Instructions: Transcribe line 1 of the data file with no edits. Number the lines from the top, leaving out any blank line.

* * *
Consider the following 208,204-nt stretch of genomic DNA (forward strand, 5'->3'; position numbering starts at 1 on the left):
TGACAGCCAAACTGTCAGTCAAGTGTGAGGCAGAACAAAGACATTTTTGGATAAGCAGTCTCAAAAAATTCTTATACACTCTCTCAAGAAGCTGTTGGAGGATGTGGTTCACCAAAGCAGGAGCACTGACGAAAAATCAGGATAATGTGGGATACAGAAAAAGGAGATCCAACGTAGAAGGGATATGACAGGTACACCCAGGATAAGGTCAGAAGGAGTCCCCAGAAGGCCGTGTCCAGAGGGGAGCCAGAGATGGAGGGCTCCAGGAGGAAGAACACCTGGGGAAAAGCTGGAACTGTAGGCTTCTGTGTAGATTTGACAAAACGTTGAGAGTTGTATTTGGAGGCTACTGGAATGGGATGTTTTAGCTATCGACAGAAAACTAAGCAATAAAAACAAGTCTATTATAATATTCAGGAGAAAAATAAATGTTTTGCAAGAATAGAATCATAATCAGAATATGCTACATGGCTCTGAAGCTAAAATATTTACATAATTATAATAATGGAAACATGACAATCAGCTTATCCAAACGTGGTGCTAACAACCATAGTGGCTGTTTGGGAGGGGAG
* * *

Consider the following 208,204-nt stretch of genomic DNA (forward strand, 5'->3'; position numbering starts at 1 on the left):